Subversion on Ubuntu

Why is it always so hard to setup applications in Linux? Don’t get me wrong I much prefer setting up complex applications in Linux to setting them up in Windows but still there must be an easier way. I just spent several hours setting up subversion on my Ubuntu machine which involved some time on help pages and some time debugging and some time figuring out how I wanted my setup to work vs. other people’s setups. So I’m documenting some of my problems and solutions here just in case some other poor soul has a similar issue.

Basic Subversion setup

To begin the following url was an excellent help guide to start with. The guide described everything except how to do ssl encryption and I had some issues with the authentication which is detailed below.

Authentication issues

Once I got everything installed and working I tried doing a checkout on another machine. Much to my surprise the checkout worked but asked for no username or password. For some reason the server was requiring a username and password to write to a file on svn but not to read. Since I wanted my files to be kept private I had to lookup some documentation on how to change the authentication. I recommend this site, it is fairly cryptic but it has some good examples. I ended changing the /etc/apache2/mods-available/dav_svn.conf so it would only allow bob and myself to make changes.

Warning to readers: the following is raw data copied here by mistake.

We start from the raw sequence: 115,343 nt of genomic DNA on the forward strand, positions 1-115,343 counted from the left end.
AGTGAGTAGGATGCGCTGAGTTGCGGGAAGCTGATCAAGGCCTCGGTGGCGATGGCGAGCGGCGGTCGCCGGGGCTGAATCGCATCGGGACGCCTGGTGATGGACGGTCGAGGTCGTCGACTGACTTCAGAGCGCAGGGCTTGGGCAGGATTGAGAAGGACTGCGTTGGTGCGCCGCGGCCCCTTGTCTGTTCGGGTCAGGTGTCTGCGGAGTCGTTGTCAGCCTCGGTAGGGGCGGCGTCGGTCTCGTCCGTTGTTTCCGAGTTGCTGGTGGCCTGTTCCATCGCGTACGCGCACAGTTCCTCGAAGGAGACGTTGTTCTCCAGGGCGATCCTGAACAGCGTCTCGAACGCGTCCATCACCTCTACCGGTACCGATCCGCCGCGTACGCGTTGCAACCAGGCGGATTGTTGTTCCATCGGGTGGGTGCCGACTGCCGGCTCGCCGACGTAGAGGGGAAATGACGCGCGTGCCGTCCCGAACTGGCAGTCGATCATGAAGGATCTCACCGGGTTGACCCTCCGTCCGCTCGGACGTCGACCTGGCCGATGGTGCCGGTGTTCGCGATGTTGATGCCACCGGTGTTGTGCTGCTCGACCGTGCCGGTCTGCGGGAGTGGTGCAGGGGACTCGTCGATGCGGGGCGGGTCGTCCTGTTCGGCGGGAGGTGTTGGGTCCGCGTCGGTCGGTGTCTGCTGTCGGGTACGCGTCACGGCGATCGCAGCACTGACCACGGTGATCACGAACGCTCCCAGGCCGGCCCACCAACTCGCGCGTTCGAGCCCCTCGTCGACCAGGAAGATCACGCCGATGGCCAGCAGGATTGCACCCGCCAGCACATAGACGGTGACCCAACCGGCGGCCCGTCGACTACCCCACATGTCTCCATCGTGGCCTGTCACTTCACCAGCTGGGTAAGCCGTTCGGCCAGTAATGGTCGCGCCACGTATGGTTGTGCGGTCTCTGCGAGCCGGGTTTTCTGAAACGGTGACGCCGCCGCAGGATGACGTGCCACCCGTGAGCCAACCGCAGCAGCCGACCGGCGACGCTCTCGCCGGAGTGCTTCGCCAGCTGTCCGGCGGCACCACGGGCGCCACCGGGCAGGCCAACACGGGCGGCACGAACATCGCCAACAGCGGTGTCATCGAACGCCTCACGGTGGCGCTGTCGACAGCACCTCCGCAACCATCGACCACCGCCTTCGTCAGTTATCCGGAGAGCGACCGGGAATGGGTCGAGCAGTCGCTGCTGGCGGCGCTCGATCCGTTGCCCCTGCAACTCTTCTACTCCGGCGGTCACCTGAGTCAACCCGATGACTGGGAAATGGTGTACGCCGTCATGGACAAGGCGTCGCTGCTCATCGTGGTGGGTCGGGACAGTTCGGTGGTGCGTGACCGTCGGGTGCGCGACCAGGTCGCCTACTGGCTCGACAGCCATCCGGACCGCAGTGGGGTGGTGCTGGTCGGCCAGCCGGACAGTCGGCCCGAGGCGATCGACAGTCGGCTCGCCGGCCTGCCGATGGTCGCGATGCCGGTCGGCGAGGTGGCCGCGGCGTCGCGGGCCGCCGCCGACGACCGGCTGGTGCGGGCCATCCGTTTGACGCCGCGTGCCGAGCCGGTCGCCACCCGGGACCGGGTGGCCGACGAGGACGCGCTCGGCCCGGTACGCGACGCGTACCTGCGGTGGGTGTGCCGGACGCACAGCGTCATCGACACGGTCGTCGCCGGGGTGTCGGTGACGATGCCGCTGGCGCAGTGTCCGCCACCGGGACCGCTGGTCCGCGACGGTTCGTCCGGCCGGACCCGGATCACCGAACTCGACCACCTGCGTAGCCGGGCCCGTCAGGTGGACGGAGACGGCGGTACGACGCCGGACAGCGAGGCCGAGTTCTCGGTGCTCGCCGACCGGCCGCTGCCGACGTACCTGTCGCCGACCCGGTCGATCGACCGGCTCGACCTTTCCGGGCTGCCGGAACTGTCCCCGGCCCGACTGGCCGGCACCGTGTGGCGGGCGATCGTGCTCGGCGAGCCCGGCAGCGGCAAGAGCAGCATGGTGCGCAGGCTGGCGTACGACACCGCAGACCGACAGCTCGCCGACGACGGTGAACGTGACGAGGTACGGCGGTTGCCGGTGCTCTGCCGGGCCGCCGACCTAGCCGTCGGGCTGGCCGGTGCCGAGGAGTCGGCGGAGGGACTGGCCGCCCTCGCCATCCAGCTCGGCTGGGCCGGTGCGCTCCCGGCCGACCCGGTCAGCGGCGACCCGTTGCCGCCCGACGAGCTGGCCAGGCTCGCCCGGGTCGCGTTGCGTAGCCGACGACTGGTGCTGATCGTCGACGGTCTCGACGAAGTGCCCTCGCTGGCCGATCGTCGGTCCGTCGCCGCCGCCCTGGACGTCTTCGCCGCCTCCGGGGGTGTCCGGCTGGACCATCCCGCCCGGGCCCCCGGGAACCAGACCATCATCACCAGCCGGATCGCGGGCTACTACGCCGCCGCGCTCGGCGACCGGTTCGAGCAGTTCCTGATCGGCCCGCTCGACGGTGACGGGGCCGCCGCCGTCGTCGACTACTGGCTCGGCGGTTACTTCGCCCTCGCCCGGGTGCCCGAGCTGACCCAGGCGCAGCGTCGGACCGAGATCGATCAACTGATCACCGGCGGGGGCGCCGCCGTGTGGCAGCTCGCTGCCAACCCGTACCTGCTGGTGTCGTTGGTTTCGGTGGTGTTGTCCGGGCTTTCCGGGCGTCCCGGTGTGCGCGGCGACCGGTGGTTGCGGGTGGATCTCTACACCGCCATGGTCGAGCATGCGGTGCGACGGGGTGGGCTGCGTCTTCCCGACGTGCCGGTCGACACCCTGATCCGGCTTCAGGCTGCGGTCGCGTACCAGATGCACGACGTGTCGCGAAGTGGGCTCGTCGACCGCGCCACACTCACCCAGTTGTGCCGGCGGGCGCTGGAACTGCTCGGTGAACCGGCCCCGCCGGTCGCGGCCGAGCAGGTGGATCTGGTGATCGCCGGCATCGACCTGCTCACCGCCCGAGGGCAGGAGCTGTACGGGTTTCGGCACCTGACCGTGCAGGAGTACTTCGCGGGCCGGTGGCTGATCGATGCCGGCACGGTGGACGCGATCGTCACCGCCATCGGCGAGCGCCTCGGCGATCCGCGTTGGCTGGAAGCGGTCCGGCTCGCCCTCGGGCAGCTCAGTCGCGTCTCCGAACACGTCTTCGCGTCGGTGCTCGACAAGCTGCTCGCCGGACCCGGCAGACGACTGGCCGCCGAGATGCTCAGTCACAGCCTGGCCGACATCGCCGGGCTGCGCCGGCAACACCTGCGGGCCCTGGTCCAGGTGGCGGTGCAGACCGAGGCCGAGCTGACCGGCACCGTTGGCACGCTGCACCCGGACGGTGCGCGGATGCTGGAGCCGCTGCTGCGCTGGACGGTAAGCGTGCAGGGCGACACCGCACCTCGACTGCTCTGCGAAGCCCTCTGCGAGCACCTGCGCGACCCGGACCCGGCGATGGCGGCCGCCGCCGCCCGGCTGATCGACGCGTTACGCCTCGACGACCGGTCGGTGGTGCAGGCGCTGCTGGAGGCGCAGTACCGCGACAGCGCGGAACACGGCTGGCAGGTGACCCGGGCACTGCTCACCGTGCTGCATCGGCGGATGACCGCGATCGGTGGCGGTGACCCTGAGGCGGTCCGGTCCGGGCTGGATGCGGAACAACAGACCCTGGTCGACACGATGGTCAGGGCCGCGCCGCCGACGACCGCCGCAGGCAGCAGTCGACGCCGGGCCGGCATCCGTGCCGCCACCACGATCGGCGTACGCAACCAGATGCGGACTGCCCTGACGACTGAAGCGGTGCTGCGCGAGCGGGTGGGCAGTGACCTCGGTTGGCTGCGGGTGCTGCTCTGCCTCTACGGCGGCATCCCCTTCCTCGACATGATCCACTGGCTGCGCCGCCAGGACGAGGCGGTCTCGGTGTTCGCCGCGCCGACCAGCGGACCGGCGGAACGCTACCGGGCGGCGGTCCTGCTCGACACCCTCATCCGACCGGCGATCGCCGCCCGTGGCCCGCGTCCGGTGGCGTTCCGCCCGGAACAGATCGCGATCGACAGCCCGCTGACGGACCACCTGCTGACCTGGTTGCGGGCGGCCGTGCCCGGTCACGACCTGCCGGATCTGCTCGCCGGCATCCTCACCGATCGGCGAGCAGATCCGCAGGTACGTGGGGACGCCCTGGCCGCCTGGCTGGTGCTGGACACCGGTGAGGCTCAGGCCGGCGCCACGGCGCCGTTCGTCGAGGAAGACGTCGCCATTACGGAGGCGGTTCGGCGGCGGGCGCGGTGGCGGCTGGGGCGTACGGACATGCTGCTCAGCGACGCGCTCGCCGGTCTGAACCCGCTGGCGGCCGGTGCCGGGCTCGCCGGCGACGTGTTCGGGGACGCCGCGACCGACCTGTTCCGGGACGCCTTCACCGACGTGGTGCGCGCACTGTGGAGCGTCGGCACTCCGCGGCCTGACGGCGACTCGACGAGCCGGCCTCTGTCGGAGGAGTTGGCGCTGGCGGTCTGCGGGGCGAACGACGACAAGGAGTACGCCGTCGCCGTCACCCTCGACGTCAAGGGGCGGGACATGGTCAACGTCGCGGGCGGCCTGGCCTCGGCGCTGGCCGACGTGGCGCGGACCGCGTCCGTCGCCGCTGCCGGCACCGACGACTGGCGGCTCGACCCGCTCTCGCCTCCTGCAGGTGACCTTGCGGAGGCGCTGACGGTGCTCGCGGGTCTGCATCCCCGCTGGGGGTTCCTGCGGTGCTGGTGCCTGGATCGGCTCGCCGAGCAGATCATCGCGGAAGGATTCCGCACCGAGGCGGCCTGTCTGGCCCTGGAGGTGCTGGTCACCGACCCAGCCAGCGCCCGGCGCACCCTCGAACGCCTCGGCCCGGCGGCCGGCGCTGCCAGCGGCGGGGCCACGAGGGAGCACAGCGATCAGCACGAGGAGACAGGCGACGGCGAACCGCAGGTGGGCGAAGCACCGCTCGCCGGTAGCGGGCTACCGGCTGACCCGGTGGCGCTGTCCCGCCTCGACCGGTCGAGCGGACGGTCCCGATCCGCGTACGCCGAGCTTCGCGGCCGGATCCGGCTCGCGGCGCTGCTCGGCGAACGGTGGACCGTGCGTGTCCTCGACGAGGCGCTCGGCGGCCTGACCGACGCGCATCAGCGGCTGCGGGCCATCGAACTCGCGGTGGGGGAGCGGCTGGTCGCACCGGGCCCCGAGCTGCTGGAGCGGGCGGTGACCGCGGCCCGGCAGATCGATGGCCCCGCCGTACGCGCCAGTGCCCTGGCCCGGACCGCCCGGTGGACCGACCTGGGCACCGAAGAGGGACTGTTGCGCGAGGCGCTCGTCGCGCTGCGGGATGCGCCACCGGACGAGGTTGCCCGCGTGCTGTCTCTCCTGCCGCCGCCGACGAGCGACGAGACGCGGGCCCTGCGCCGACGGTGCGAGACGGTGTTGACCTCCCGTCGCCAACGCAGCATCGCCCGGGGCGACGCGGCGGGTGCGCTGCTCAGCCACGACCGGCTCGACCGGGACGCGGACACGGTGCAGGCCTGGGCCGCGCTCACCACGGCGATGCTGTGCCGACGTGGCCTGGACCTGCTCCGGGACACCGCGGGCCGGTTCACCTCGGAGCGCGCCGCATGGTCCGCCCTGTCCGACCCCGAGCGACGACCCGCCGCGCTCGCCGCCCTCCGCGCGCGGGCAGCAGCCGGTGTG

<Location /svn/compilers>
DAV svn
SVNPath /home/svn/compilers
AuthType Basic
AuthName "compilers subversion repository"
AuthUserFile /etc/subversion/passwd
require user kami bob

SSL Encryption

Using the basic setup SVN sends all passwords and other data in the clear. This is somewhat insecure and I wanted to enable SSL encryption. There is a nice Ubuntu documentation page on how to do this. The only problem is that a default install of apache2 on Ubuntu doesn’t come with the apache2-ssl-certificate application. I found a discussion forum that talks about the issue and proposes several solutions. I’ve quoted the solution I used below:

* apache2-ssl.tar.gz (964 bytes, application/x-tar)

You can grab ssleay.cnf and apache2-ssl-certificate from Edgy’s apache2 version.

I hope this workaround works for people who bothered by this issue. Extract the package and put ssleay.cnf to /usr/share/apache2/ and apache2-ssl-certificate to /usr/sbin.

Create /etc/apache2/ssl directory. Then apache2-ssl-certificate script should work.